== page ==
• Some Old Guys: Vincenzo Nibali is back! Lo Squalo was most recently seen losing the Giro to Richard Carapaz, and while his legs will not be anything close to fresh, I will never count out a rider as wily as Nibali. He dominated the Froome-less 2014 Tour but hasn’t had a strong time in France since 2015. Alejandro Valverde is 39 and at this point, I will basically never count him out. The dude has 17 top-ten Grand Tour finishes and he’ll get to race the Tour in the rainbow stripes of a world champion. It would be objectively hilarious and cool if Valverde won his first Tour de France as the almost-40-year-old third in command of his Movistar team, though I suppose it wouldn’t even be all that strange given how long he’s been winning bike races.
  • Some Other Guys: Rigoberto Uran, Steven Kruijswijk, Enric Mas, Dan Martin, and a whole bunch of second-tier contenders are likely convinced that this is a golden opportunity to gun for the win, with Froome and Dumoulin out. Someone will certainly make a surprising bid for the podium this year, and Uran and Kruijswijk are particularly wily riders in grand tours. Good thing there isn’t any snow for Kruijswijk to crash into this year.

The Route

  • Route’s good as hell this year! There aren’t any particularly egregious gimmicks this time, such as cobbles or a 65-kilometer mountain stage, and organizers seem to have realized that nobody really enjoys watching time trials. A sprint stage and a team time trial in Belgium open the race before things move to France for what seems like a typically chill opening week. However, Stage 6 features a summit finish atop the Planche des Belles Filles, which has been a crucial climb in all three Tours it’s been a part of. This year, organizers pushed the finish line a few hundred meters back from where it usually is, which means riders will have to push through a 24 percent gradient up unpaved hiking roads.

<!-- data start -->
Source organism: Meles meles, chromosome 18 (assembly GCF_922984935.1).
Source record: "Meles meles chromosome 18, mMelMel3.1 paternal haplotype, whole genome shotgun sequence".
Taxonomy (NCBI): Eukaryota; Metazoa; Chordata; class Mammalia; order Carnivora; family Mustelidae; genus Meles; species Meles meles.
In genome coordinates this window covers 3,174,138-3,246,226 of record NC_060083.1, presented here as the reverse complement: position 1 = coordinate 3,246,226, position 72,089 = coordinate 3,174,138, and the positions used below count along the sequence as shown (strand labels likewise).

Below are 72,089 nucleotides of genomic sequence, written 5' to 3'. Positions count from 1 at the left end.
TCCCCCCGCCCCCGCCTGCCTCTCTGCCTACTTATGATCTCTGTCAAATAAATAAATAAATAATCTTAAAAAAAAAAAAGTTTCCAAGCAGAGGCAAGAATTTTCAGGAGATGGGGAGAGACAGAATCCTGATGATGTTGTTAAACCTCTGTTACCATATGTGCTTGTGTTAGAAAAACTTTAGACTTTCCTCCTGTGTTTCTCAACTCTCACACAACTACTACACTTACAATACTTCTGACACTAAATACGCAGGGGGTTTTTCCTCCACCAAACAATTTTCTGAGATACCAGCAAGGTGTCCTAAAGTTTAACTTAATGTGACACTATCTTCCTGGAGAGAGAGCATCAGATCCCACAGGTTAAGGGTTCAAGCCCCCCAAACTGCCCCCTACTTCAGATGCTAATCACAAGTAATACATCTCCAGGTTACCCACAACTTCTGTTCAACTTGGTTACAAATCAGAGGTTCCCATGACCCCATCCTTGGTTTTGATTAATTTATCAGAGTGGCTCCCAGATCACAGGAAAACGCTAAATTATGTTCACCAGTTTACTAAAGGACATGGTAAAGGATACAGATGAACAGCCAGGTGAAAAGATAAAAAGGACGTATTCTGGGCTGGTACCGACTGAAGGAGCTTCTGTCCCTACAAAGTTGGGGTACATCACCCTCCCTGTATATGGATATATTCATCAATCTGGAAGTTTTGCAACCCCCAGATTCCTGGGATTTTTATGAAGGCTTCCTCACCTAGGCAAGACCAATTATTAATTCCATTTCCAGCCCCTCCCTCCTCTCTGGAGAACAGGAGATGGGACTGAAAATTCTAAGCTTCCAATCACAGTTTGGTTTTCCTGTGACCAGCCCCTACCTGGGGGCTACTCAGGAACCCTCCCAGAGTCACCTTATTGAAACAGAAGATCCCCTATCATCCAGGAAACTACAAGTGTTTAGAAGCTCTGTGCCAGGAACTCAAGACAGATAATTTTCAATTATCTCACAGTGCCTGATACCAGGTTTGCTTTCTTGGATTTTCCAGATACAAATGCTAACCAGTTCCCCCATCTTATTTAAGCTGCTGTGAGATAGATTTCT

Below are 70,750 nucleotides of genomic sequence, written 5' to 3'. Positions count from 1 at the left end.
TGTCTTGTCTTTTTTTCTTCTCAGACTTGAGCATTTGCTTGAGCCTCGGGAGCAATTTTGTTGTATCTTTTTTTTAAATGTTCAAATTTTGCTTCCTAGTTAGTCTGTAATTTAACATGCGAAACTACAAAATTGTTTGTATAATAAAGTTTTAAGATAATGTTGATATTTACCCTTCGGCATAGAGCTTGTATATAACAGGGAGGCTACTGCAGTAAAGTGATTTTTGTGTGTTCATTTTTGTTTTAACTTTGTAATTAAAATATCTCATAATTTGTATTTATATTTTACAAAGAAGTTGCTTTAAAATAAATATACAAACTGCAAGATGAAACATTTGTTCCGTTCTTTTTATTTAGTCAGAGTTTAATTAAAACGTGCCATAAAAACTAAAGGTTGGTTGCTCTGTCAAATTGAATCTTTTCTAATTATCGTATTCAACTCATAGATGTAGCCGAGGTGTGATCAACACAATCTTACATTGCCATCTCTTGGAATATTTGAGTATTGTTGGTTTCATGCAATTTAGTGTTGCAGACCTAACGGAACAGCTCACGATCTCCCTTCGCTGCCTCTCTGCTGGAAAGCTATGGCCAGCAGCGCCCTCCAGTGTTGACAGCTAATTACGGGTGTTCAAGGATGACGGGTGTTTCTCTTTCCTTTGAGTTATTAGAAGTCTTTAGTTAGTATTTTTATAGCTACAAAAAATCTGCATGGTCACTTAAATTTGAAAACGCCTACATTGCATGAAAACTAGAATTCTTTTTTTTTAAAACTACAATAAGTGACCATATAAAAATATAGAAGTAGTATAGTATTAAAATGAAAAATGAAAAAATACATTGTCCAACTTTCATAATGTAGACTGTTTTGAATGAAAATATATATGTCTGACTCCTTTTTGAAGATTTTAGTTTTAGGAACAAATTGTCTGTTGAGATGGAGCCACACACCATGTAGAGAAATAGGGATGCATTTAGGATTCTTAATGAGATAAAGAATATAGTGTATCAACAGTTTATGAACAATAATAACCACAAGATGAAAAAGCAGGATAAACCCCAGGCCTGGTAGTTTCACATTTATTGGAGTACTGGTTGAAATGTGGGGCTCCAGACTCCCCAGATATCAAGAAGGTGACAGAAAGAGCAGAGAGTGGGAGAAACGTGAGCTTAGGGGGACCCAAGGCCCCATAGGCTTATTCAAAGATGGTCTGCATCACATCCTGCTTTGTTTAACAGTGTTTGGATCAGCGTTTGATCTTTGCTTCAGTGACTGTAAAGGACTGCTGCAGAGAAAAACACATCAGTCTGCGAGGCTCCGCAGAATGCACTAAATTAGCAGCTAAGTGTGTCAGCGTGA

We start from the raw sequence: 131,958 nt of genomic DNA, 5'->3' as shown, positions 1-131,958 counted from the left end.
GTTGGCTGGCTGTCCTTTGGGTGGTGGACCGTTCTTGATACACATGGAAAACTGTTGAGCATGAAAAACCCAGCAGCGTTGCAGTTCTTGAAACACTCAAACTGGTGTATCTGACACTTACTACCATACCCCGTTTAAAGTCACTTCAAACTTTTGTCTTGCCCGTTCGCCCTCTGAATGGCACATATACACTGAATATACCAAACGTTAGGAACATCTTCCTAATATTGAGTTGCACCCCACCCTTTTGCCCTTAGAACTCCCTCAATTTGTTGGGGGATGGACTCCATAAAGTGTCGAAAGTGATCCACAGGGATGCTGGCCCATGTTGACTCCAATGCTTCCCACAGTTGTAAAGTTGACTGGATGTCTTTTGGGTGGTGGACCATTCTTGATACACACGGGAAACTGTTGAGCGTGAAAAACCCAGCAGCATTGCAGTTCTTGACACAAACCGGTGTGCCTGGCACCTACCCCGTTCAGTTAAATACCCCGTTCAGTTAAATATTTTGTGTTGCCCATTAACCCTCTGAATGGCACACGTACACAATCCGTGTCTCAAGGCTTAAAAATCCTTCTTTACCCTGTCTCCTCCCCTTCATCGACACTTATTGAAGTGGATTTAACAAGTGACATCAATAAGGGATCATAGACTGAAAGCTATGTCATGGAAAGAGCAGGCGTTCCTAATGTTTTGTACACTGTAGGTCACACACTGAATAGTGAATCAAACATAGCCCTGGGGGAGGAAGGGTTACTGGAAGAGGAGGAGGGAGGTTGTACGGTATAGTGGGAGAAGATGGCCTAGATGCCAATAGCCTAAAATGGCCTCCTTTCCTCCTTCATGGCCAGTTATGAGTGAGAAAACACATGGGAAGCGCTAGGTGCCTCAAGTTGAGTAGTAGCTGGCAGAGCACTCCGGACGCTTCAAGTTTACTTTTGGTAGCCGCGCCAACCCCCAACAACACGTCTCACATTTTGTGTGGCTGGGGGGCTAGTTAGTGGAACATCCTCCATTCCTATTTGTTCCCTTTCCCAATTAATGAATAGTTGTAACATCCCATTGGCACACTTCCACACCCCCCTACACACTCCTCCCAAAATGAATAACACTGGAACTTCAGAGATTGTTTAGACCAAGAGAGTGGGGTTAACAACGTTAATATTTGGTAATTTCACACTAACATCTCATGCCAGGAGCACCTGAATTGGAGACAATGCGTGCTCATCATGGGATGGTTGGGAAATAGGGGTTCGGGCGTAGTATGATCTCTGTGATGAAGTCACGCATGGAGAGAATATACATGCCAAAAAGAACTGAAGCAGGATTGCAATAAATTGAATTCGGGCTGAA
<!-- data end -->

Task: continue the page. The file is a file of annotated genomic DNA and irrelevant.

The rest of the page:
The race will then move southwest to the Pyrenees, which will be capped off this year by a classic-looking Stage 14 summit finish on top of the Col du Tourmalet. The final competitive stage of this Tour will end with a 33.4-kilometer crusher of a climb that averages 5.5 percent gradient. It’s not the spikiest uphill drag in the world, but that’s a long way to climb after 20 days of racing.

    You will not want to miss Stage 3, Stage 6, Stage 14, Stage 15, Stage 18, Stage 19, or Stage 20.

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The Cool Guys To Know

  • Peter Sagan is back and ready to win a bunch more stages. The strongest rider of this generation will go for a record-breaking seventh green jersey this year, and the lack of straight-up flat sprint stages means he is once again the overwhelming favorite. Sagan will have Dylan Groenewegen, Elia Viviani, and Caleb Ewan to contend with in sprints, though sadly Mark Cavendish was left home this year. Those who enjoyed the little British missile’s incredible sprinting form will at least get to enjoy Ewan’s Tour debut. Like Cav, Ewan is tiny and he sprints with what looks like half his body pushed over his handlebars. He won two stages at the Giro, and hopefully he gets on the board in France.

    French puncheur Julian Alaphilippe is an extremely entertaining climber, and he’ll vie for stage wins on basically every stage that isn’t a flat finish. He’s a worthwhile rival to Sagan on intermediate stages, but he’s also one of the best climbers in the world. There are four Americans at this year’s Tour, and of the bunch, time trial specialist Chad Haga and climber Tejay van Garderen seem like the best bets to win stages. Van Garderen has flirted with the podium before, and he finished second behind Bernal at the Dauphine this year, so it wouldn’t be surprising if he finds himself in a good position when the race hits the Alps.

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Who’s Going To Win?

  • I don’t know!